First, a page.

there was a science fiction series, late 60's-early 70's print, that described use of vehicles called ornithopters, described to work similar to the above described - Kirk K. Snow
Published November 26, 2013
It's a bird … it's a plane … it's a jellyfish? The latest tiny drone may not be sleek or stylish, but it's certainly a departure from the usual flying robot design.
In trying to think outside the box, researchers at New York University have come up with a drone design that mimics the movements of swimming jellyfish.
"Lots of designs kind of mimic flapping insect wings," said Leif Ristroph, an applied mathematician at New York University in New York City. But he knew from his previous research that those designs don't stay stable in flight without some help.
Insects have built-in sensors and feedback that help them stay upright, he explained.
Drones based on insect wings need the same support. But motors, sensors, and batteries add weight, which becomes problematic for people looking to design smaller and smaller drones.
"I wanted to design something that had stability without the stability-sensor needs," Ristroph explained in an interview.
He came up with a drone propelled by four wings, which the mathematician presented earlier this week at a fluid dynamics conference in Pittsburgh, Pennsylvania. Instead of sticking the wings out to the side like those on an airplane, Ristroph pointed them downward and had them flap back and forth to push his robot up into the air.
From the beginning, the design had good lift capabilities, Ristroph noted. The drone also showed signs of being inherently stable: It would automatically right itself so that it was always flying up, he said, without the need for extra sensors.
But it wasn't until the applied mathematician built his drone that he realized it moved remarkably like a jellyfish. (See "5 Surprising Drone Uses [Besides Pizza Delivery].")
A Diaphanous Design
"One of the important things to keep in mind is that whether it's an insect, a bird, a fish, or a jellyfish, they're all playing by essentially the same rules in physics," said Brad Gemmell, a University of Texas, Austin, ecologist who studies how animals move through the water.
Moving through air is similar to moving through water. And regardless of an organism's shape, if it wants to propel itself along, it has to generate thrust, explained Gemmell, who was not involved in the new research.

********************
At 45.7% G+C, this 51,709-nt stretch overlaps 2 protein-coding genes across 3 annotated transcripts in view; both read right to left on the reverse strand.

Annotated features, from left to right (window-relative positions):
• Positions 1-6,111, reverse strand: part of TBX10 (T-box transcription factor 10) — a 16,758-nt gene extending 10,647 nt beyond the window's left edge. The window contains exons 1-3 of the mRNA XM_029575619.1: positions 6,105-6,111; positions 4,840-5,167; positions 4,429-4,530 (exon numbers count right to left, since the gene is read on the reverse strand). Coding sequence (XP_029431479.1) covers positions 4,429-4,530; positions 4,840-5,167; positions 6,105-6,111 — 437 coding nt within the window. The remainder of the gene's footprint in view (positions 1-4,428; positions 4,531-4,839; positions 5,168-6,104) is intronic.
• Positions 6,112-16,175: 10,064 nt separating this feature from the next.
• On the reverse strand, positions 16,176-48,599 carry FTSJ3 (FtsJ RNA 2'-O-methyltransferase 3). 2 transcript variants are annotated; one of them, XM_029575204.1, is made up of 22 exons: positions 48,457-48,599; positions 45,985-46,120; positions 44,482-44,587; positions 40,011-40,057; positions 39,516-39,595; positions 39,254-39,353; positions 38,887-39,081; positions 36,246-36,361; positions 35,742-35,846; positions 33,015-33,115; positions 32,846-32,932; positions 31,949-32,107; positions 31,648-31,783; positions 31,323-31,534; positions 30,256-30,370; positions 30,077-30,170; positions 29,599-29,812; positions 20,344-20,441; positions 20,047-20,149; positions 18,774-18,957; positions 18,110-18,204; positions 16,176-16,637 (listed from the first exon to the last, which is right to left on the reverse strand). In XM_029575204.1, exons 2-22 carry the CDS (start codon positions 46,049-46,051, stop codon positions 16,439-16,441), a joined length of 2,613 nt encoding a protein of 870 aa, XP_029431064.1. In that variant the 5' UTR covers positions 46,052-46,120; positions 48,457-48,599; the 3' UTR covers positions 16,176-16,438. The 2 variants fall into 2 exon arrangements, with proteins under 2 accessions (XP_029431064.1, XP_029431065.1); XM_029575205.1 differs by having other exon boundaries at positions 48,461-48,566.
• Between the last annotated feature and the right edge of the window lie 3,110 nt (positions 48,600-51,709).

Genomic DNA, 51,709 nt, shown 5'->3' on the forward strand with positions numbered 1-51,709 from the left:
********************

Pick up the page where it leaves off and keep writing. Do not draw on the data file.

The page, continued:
Jellyfish move in essentially two ways. For smaller species that are a few centimeters in size, they use jet propulsion, he said. The animal contracts its umbrella-shaped bell, squeezing out water behind it and creating a doughnut-shaped ring of water called a vortex.
That vortex pushes the jellyfish forward, said Gemmell.
Larger jellyfish add a movement called rowing to their jet-propulsion capabilities. Rowing is when the loose edge of their bell flaps around, creating additional vortices that help to generate thrust.
Those loose edges almost push against the fluid like a rower pushes an oar against the water, Gemmell explained. "That's what the flying object in the video showed."
Improving the Design
Ristroph is working on improving his drone. Now it needs to be connected to a power source with a tiny wire, but he'd like to see it fly free one day.
The mathematician is also working on other unusual designs for drones. He's working on one that works like an umbrella opening and closing in order to generate lift.
"I'm personally interested in schemes that no one in nature or the engineering laboratory has thought of," Ristroph said.
Follow Jane J. Lee on Twitter.
"People find it instructive and helpful, but also kind of fun—in a macabre kind of way," says the American Alpine Club's executive editor.
A photographer caught the 130-pound monster on camera in November off the southern California coast.
More than ten thousand West African children have lost one or both parents to Ebola. Now the search begins to find them new homes.
The Future of Food
How do we feed nine billion people by 2050, and how do we do so sustainably?
We've made our magazine's best stories about the future of food available in a free iPad app.